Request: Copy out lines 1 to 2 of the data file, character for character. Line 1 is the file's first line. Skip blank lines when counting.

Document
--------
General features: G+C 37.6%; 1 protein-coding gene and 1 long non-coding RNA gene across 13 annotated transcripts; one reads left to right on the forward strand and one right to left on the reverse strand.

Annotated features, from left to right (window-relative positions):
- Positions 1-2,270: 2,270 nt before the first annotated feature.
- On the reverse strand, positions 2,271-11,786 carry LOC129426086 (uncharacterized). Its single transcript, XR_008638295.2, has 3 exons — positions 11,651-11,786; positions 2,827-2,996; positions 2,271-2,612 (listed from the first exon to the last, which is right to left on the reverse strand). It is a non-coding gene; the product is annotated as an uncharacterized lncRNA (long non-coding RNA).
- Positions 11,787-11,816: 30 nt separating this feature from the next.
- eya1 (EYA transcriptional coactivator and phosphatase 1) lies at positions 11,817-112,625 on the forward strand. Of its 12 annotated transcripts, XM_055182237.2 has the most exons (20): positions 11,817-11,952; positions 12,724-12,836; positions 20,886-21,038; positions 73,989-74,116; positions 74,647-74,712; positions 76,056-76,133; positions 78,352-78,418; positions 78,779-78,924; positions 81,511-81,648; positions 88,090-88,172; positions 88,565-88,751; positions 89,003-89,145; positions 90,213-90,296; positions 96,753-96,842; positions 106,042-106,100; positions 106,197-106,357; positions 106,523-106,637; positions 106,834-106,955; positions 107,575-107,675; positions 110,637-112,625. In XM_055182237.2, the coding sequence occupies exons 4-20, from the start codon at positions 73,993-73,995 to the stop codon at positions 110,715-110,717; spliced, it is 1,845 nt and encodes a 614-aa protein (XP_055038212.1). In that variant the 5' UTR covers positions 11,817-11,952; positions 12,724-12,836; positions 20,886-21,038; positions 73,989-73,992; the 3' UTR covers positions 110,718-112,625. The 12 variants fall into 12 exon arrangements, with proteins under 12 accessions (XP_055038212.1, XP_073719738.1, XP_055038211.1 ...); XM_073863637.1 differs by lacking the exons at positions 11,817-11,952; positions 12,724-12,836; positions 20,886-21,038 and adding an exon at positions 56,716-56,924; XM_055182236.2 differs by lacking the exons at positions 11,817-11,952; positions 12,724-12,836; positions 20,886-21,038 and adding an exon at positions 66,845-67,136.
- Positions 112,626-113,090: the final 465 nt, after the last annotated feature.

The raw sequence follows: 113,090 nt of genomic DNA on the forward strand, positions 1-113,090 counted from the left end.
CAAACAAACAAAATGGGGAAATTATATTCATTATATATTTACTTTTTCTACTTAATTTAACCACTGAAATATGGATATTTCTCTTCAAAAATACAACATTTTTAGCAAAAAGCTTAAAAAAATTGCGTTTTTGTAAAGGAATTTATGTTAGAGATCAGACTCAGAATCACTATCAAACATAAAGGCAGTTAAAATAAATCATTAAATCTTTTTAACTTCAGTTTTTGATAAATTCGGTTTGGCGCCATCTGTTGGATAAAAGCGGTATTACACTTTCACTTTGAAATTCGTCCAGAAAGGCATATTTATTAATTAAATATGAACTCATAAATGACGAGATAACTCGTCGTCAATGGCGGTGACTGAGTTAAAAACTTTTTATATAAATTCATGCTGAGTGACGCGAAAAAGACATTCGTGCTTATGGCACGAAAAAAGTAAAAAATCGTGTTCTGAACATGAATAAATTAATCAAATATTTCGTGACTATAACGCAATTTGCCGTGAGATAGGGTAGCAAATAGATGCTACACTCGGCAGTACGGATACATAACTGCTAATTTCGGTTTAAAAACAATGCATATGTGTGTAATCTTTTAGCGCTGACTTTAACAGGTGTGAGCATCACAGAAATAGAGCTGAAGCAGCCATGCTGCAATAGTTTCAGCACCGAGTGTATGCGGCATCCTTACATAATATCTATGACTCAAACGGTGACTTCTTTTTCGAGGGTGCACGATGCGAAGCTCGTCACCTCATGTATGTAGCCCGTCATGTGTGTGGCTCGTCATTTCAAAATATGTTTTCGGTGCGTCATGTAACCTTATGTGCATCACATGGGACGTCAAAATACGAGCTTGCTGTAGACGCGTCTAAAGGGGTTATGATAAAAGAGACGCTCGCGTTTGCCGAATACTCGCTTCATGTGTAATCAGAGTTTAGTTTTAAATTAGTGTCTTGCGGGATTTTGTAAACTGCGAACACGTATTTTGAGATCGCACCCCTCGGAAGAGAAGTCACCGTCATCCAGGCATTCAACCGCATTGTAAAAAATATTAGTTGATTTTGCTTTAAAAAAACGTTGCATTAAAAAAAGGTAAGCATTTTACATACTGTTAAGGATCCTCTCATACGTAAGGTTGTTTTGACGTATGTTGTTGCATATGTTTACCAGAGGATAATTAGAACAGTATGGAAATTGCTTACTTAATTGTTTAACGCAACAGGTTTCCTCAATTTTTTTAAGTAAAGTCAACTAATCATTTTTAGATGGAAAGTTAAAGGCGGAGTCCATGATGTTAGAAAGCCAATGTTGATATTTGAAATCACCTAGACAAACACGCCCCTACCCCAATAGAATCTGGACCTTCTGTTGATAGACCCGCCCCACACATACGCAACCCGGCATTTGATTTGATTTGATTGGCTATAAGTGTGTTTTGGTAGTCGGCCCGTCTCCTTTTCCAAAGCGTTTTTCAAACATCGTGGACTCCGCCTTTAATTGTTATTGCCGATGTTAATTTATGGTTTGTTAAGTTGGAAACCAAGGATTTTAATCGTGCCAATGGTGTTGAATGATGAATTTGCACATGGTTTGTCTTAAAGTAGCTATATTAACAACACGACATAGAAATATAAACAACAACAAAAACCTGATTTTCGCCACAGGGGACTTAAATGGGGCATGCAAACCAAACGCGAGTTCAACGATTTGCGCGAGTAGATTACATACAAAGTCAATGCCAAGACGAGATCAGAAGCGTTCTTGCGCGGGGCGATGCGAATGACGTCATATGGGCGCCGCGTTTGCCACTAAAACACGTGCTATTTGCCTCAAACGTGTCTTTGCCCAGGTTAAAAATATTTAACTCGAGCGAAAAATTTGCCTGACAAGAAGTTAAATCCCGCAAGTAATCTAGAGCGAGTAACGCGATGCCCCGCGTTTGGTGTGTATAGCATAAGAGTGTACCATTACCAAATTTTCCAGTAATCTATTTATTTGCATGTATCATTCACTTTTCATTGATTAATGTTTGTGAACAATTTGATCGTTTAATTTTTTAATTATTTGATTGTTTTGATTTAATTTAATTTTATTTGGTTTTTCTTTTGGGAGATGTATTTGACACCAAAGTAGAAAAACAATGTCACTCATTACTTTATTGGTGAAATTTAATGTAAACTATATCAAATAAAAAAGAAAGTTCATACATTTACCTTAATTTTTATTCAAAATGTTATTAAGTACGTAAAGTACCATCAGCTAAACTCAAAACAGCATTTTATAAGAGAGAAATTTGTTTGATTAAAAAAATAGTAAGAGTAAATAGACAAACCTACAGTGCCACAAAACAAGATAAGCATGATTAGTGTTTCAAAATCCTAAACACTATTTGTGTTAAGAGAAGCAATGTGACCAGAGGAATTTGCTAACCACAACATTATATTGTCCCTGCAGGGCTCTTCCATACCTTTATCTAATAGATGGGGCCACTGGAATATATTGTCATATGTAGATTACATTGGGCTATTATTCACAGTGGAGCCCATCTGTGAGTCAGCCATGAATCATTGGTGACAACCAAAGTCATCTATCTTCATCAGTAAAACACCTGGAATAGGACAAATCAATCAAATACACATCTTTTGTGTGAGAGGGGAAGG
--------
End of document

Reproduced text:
General features: G+C 37.6%; 1 protein-coding gene and 1 long non-coding RNA gene across 13 annotated transcripts; one reads left to right on the forward strand and one right to left on the reverse strand.

Annotated features, from left to right (window-relative positions):